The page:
History Of The Sixtieth Regiment New York State Volunteers Richard Eddy

ISBN: 9780217007184

Published: April 30th 2012

Paperback

260 pages


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History Of The Sixtieth Regiment New York State Volunteers  by  Richard Eddy

History Of The Sixtieth Regiment New York State Volunteers by Richard Eddy
April 30th 2012 | Paperback | PDF, EPUB, FB2, DjVu, AUDIO, mp3, ZIP | 260 pages | ISBN: 9780217007184 | 9.11 Mb

This historic book may have numerous typos and missing text. Purchasers can download a free scanned copy of the original book (without typos) from the publisher. Not indexed. Not illustrated. 1908 Excerpt: ... the following appear to be the mostMoreThis historic book may have numerous typos and missing text. Purchasers can download a free scanned copy of the original book (without typos) from the publisher. Not indexed. Not illustrated. 1908 Excerpt: ...

the following appear to be the most likely. I. A. ferox, fructu-luteo, pendula, serratifolia, aurea marginata, argentea marginata, donningtonensis, whittinghamensis, argenteo medio-picta, aureo medio-picta, and probably one or two other entire leaved and variegated ones. The distinct variety known as elliptica, which is much nearer I.

dipyrena in all particulars than I. Aquifolium, should be placed under that species as it fits I. dipyrena in the opaque colouring of the leaves, the spines, wood, shape of fruit and time of flowering. One of the most difficult Hollies to account for is that known as I.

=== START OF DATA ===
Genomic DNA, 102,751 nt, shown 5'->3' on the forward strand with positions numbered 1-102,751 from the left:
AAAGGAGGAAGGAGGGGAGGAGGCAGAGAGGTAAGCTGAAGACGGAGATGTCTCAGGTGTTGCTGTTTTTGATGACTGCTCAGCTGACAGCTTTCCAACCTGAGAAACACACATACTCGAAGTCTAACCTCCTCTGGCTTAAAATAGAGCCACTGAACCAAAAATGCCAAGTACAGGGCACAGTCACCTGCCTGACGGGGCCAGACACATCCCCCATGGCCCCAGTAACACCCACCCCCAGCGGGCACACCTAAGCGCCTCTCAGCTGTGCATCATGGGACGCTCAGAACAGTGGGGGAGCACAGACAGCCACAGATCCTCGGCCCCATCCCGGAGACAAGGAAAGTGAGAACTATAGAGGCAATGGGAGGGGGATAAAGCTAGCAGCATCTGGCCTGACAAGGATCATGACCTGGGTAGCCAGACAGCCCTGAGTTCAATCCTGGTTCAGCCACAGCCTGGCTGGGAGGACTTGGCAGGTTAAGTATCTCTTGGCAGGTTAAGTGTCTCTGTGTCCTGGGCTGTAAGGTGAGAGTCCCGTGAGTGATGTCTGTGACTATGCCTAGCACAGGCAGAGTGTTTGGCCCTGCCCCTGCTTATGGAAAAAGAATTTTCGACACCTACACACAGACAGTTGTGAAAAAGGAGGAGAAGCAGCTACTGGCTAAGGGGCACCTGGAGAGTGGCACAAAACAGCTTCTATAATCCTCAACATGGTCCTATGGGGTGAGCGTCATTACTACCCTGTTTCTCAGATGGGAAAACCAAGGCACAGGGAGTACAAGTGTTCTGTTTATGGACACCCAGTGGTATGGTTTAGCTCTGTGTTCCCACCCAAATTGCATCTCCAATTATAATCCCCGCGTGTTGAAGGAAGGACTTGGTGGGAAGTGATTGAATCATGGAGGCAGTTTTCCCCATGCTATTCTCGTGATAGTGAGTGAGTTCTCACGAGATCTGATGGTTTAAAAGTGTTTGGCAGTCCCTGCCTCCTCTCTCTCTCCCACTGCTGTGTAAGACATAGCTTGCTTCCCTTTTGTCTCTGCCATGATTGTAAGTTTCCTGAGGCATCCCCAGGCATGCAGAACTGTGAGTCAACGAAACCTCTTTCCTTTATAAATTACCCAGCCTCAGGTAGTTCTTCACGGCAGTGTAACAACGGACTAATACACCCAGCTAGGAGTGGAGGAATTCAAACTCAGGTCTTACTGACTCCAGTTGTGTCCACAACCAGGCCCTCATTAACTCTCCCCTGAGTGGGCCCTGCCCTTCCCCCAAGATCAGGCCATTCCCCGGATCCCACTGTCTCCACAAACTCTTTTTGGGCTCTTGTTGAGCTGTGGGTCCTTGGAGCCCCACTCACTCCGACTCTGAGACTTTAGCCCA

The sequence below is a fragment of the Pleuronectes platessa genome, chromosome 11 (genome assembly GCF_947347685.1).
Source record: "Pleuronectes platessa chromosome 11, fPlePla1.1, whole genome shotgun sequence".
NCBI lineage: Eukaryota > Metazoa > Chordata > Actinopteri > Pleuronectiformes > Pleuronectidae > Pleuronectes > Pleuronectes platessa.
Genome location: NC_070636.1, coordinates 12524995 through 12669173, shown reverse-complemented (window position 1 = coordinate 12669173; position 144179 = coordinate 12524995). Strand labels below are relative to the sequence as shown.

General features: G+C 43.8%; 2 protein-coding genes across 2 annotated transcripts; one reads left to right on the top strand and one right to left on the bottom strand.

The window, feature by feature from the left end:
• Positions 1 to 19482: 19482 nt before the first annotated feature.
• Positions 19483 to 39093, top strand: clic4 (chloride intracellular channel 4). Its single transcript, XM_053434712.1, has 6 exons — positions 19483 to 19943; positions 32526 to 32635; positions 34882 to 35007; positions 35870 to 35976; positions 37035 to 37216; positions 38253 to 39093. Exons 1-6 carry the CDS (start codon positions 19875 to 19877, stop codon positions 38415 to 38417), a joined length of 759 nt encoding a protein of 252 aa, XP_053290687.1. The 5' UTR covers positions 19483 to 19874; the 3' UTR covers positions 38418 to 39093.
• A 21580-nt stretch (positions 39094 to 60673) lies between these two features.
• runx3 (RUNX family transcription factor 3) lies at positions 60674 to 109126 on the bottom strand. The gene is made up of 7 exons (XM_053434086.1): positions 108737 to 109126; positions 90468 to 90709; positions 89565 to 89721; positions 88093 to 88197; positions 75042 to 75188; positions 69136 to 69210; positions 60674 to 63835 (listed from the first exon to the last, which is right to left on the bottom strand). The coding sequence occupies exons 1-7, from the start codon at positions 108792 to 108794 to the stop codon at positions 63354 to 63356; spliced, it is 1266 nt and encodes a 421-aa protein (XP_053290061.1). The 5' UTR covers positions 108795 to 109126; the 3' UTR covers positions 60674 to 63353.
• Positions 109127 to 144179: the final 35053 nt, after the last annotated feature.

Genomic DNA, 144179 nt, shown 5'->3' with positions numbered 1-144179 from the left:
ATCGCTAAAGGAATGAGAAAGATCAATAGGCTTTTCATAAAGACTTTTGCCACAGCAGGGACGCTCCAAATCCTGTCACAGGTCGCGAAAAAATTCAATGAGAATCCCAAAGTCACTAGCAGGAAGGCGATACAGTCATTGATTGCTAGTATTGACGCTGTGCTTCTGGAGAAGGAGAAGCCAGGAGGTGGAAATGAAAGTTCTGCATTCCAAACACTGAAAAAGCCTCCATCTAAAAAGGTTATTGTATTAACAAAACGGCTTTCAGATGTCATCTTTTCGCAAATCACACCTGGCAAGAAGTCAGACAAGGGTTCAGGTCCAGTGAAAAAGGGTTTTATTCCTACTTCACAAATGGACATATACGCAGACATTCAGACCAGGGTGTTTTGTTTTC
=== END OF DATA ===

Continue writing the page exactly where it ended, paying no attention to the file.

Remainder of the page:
A. crassifolia, and it is probable that it may be a species of which the history is lost, for it differs materially from all forms of I. Aquifolium, growth, leafage and fruit, being very distinct and uniform in character, little or no variation occurring.

No particulars of its origin can be found, and the first notice of it that I have been able to procure is in Hanburys Complete Book of Gardening, 1770, where it is called the Saw-leaved Holly and described as follows. Saw-leaved Holly is a kind very different from any of the other sorts. The leaves are as long as any of the sorts, very narrow, and of a thick substance.

Their edges are formed into the likeness of a saw, though they are not very sharp and prickly. This is a very scarce and valuable Holly, and is by all admired. Of all the well marked varieties, ferox is probably the oldest, and has been the originator of some of the most distinct and interesting of the garden forms. Its origin is doubtful, though it was probably found wild in France. Miller, Martyns edition, says that Mr George London introduced it from France into English gardens, and he considered it a good species as he found that it c...



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